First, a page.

Wednesday, August 3, 2011

Behavioral Economics and Work Site Wellness Program Financial Incentives

Give that lady some money!
Even though this New England Journal article by Kevin Volpp, David Asch, Robert Galvin and George Loewenstein on the interesting topic of behavioral economics opens with a retread of many of the arguments against the use of financial incentives in worksite wellness programs, it offers some interesting insights on how these dollars can be used for maximum impact. 

The Disease Management Care Blog figures the message here is that they don't like it, but, hey... if you must......

1.  Participants place more value in the present than in the future, even if both are of the same value.

This is why the hassle and cost of taking pills today outweighs the future benefit of fewer complications or a lower risk of death tomorrow.  One way to leverage this in a wellness program is to give tangible rewards at the time of participation (for example, something of monetary value) instead of a future reward (for example a year-end reduction in a health insurance premium or a lower co-pay for a clinic visit).

2. Participants use "mental accounting" to judge the value of any reward.

In other words, participants tend to "allocate" financial rewards into categories and, if the result leads to the incentives being bundled into another pool of money, the impact can be diluted.  $50 going into a larger  health savings account is not as attractive as a separate check for $50.  This is an important issue, since employers may be tempted to use existing payroll mechanisms instead of cutting a check.  It can also get complicated because of existing tax regulations.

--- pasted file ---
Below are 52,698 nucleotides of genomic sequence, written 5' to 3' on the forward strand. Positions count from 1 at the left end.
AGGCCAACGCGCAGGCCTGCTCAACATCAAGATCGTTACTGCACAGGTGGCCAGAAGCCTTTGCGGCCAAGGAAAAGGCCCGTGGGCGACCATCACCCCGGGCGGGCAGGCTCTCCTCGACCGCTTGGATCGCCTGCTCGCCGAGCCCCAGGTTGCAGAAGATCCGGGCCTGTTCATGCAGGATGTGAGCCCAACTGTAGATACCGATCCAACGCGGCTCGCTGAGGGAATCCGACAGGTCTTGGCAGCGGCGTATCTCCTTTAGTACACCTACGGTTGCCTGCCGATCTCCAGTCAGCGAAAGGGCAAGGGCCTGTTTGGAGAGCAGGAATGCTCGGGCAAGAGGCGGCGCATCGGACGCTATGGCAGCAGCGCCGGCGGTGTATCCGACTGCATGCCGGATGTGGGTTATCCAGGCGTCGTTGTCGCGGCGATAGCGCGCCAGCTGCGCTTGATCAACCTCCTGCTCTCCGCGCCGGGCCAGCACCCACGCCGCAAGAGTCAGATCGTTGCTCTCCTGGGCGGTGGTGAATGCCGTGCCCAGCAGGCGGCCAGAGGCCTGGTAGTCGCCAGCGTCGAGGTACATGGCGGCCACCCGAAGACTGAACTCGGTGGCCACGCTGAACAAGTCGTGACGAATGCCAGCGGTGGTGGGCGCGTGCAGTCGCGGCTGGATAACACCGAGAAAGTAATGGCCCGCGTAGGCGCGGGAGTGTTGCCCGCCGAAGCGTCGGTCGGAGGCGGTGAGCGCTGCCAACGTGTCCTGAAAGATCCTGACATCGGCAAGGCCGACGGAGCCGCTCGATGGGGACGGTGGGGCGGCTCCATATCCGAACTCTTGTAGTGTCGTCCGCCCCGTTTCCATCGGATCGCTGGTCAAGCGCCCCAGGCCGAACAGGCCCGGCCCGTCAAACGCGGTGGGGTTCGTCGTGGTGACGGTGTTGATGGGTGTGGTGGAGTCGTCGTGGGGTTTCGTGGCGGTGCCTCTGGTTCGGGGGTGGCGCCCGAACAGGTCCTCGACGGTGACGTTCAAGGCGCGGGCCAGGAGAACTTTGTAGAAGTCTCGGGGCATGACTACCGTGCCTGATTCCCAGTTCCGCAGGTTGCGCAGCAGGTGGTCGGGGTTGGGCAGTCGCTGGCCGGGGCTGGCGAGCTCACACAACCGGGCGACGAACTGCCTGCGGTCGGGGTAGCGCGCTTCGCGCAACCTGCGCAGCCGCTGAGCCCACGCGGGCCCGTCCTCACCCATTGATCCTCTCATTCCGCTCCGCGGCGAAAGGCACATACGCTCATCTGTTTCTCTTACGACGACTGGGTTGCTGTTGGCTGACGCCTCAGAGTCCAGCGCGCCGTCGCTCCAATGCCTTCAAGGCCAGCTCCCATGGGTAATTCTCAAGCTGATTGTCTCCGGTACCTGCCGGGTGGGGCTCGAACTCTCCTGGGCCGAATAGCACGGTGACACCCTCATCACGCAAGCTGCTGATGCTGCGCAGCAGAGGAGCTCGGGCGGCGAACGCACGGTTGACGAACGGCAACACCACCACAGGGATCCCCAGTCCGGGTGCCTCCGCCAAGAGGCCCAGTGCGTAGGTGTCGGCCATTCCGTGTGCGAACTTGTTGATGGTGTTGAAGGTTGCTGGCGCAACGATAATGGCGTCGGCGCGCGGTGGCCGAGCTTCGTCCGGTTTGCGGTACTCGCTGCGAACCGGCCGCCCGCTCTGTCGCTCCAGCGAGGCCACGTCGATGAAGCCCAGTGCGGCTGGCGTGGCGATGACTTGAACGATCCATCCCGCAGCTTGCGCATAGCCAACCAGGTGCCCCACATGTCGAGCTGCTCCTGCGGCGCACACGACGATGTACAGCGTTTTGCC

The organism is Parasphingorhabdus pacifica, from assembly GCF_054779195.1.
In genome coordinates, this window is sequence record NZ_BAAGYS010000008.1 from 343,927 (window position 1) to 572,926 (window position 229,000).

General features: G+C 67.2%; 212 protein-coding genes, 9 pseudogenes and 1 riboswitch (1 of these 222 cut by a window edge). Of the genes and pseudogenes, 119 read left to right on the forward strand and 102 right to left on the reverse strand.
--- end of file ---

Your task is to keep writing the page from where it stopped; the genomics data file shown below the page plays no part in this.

3. Penalties appeal to notions of efficiency and fairness, while rewards may appeal to a sense of community.

One way to think of this is to consider financial incentives to combat tobacco abuse: should everyone who doesn't smoke be rewarded, or should those who do smoke be hit with a penalty?  The authors note there is little formal research that helps sort this out, so this may ultimately have to be determined based on the company's culture.

The good news in all of this is that the Affordable Care Act has given employers considerable leeway in fashioning financial incentives to support worksite wellness programs.  Hopefully they'll pay close attention to what is - and isn't - known about boosting employee participation.  The DMCB also hopes that they'll write down and describe what happens, so that the rest of us can learn.

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